Fourth, the Manna becomes a new free policy option for governments. Their choice becomes to use the excess cash proceeds to either retire other government debt obligations and dissolve their debt overhang or will they choose to issue yet more debt for which they are being paid? Or yet will they take the cash proceeds and lock up an amount equal to their future obligations of principal and interest and spend only the Manna? They are being given those three options by the ECB. Whatever way is chosen it’s an incredible test of the inclinations of government to act responsibly and address the debt problem or keep on spending and borrowing.
Fifth, irrespective of governments’ use of the Manna, there is a balance sheet effect for the government whose debt is purchased by its own central bank.
As an aside, when the ECB as a policy board orders a buy of a country’s debt, it is purchased by the country’s own central bank. (Yes, the individual country central banks continue to exist even though there is an ECB. The individual country central banks are the operational banks within the Euro system, as are the 12 Federal Reserve Banks carrying out Federal Reserve policy.)
Now, if a Euro central bank purchases its own government’s debt, it defeases (annuls) that debt. A balance sheet defeasment occurs when the government and its central bank balance sheets report on a consolidated basis. The debt of the parent organization (the government) is owned by its subsidiary (its central bank) and, as a result, only net debt not owned by the subsidiary can be reported. Indeed, the U.S. now reports government debt outstanding on a net basis to mollify those concerned about government debt balances.
Sixth, the ugly government debt problem disappears (on a net basis) when central banks buy its sovereign’s debt and pays monetary premiums for it but, in its place, there is a classic fear that there will be an inflation tax. That is a real reduction in the value of fixed income assets held by the public due to inflation. This is a fear that is totally justified despite today’s weak and deflationary-prone environment, as the increase in the monetary base would be very, very large.
For example, in the U.S., if the Fed were to monetize the total outstanding $18 trillion of U. S. government debt, and with some premium paid above that amount equal to the ECB premium, the total monetary base would easily go above $20 trillion. This compares to a monetary base of $0.8 trillion at the outset of the Great Recession. That would cause a 25-fold or 2500 percent increase in the money base as compared to a cumulative 13 percent increase in real output over the same period. It might take some time to play out but this will certainly lead to inflationary devaluing of fixed income assets and currency and result in capital flight to a more stable medium of exchange.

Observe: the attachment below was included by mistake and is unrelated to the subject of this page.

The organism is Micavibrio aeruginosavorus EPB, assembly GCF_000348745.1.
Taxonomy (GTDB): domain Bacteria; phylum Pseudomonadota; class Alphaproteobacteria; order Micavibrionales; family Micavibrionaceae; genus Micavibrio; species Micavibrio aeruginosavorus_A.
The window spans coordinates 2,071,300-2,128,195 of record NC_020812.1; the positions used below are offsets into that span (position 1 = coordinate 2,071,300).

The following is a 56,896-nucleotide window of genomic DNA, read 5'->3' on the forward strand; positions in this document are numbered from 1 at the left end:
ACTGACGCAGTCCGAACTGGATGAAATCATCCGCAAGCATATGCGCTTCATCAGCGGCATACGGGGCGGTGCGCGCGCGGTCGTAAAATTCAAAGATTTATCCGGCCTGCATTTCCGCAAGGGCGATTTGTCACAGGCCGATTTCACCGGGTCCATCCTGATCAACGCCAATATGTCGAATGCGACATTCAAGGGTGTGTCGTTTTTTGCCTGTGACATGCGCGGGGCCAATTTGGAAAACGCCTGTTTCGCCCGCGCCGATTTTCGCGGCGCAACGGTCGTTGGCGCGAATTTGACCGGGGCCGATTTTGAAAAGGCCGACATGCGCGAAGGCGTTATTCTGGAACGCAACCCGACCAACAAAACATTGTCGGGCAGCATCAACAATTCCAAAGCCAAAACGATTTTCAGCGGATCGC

This is no way to run a government and its finances if a country expects the world and its own citizens to hold wealth denominated in its own currency. Indeed, it is second-best policy not just due to the inflationary potential but also as a result of undermining insurers, pension funds, banks, and endowments to perform on their obligations. Furthermore, negative yields create a poverty class of retirees, of which there will be many.
But somewhere between zero defeasance and total defeasance of government debt is likely to be a better place for debt overloaded countries, giving them the option to use the proceeds to retire rather than squander the proceeds or give in to the incentives to borrow and spend even more.
Manna from Heaven, on its face, can be helpful if done on a very limited and disciplined scale, but when have we ever seen governments do that? The Manna becomes a litmus test of governments’ inclination to act responsibly and effectively, as it could either defease debt or be incentivized to add to debt.
At best it can only be a small help as compared to policies to unleash the supply-side of the economy to generate growth that will sustain the developed world’s debt problems.
Given all this, we find that the monetary sleight-of-hand to produce Manna only goes so far before producing unwelcomed side effects. It’s not a replacement for containing debt within supportable limits. All in all, John Maynard Keynes did a disservice some 80 years ago to suggest otherwise.
We must conclude, the rules of propriety have changed. Many naïve among us believed that when governments borrowed they intended to subsequently tax in order to retire debt. But at least it was thought that taxes would pay interest to service the debt. This too has proved to be a false premise as central banks drive interest rates to zero or negative to accommodate over indebted governments. And now in the final assault on propriety, governments are being paid by central banks to issue yet more debt.